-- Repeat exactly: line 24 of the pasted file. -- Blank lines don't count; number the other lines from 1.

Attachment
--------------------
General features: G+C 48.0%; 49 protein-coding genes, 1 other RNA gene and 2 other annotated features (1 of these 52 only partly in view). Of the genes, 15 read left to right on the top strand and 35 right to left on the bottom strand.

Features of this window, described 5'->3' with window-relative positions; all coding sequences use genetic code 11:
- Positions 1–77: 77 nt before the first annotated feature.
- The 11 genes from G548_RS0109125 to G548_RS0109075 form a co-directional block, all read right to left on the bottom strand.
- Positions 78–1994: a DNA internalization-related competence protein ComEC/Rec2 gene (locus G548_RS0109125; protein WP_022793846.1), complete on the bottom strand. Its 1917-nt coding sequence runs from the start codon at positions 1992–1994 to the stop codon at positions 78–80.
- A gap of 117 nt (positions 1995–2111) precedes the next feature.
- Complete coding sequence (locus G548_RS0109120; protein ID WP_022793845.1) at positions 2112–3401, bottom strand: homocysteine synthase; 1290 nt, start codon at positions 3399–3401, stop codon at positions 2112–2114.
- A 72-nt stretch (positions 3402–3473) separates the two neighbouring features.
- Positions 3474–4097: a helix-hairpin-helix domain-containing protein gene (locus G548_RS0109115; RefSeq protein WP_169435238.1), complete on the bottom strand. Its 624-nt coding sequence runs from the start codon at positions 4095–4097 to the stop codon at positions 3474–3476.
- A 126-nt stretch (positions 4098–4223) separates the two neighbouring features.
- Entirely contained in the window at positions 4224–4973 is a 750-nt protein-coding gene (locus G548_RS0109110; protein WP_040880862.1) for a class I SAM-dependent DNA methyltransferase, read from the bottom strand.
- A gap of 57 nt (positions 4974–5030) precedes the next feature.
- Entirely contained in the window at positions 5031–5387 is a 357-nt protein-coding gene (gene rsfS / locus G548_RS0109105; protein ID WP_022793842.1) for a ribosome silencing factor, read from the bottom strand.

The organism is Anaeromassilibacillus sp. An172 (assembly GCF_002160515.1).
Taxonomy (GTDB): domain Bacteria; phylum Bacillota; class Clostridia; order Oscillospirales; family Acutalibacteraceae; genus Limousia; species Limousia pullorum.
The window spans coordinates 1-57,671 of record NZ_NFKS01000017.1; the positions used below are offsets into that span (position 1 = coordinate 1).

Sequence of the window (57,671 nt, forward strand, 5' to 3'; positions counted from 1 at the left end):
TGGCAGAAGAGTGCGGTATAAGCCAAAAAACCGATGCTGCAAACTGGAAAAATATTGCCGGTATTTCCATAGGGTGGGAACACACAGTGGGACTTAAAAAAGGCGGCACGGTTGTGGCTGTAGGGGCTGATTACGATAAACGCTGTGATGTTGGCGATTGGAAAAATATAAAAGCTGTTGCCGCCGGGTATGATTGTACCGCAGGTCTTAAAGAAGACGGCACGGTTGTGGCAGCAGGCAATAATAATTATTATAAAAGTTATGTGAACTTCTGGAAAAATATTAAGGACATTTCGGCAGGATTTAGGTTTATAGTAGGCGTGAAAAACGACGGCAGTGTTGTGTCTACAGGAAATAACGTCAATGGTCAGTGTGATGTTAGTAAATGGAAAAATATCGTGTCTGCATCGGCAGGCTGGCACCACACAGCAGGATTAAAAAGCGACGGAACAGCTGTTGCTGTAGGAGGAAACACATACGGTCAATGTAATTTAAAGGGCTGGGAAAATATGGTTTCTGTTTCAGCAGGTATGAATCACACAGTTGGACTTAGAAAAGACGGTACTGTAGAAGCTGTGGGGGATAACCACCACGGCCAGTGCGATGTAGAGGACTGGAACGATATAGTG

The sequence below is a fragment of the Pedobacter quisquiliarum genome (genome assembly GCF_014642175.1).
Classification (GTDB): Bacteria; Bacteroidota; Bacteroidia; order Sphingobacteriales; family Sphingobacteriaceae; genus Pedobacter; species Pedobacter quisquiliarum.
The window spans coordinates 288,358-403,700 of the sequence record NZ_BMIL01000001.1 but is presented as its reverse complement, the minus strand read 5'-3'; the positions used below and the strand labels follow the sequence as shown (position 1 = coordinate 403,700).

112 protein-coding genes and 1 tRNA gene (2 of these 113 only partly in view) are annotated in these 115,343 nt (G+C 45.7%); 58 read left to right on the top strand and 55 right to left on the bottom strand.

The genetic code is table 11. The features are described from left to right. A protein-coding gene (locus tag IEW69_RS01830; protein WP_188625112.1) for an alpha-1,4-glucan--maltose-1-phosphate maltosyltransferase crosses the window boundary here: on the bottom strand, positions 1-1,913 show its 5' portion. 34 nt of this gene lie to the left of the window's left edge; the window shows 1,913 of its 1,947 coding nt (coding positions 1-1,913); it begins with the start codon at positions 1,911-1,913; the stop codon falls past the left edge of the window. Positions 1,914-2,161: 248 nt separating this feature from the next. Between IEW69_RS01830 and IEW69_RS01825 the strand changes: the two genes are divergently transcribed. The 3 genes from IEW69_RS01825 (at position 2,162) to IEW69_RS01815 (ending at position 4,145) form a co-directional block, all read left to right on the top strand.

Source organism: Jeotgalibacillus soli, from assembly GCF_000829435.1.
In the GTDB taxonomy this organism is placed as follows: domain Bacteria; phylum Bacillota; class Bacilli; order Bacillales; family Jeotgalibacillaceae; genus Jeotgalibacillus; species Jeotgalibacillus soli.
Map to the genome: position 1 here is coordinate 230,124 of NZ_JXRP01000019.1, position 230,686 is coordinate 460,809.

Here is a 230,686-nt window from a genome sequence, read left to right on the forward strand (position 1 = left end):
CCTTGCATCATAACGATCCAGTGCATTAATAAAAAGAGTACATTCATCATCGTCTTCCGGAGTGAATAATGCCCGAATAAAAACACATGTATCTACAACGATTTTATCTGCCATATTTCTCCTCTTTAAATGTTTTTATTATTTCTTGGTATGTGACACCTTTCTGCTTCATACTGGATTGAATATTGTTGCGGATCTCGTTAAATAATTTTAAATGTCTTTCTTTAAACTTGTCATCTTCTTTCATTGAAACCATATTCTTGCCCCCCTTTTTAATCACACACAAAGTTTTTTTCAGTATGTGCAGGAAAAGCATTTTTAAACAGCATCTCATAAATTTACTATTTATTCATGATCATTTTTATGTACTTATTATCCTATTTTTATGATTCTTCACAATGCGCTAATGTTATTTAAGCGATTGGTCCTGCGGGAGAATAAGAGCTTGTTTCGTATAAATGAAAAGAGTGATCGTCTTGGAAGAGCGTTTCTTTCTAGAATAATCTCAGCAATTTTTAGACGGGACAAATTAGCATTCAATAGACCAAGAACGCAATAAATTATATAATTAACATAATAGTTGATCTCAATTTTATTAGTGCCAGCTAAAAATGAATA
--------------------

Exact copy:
Source organism: Jeotgalibacillus soli, from assembly GCF_000829435.1.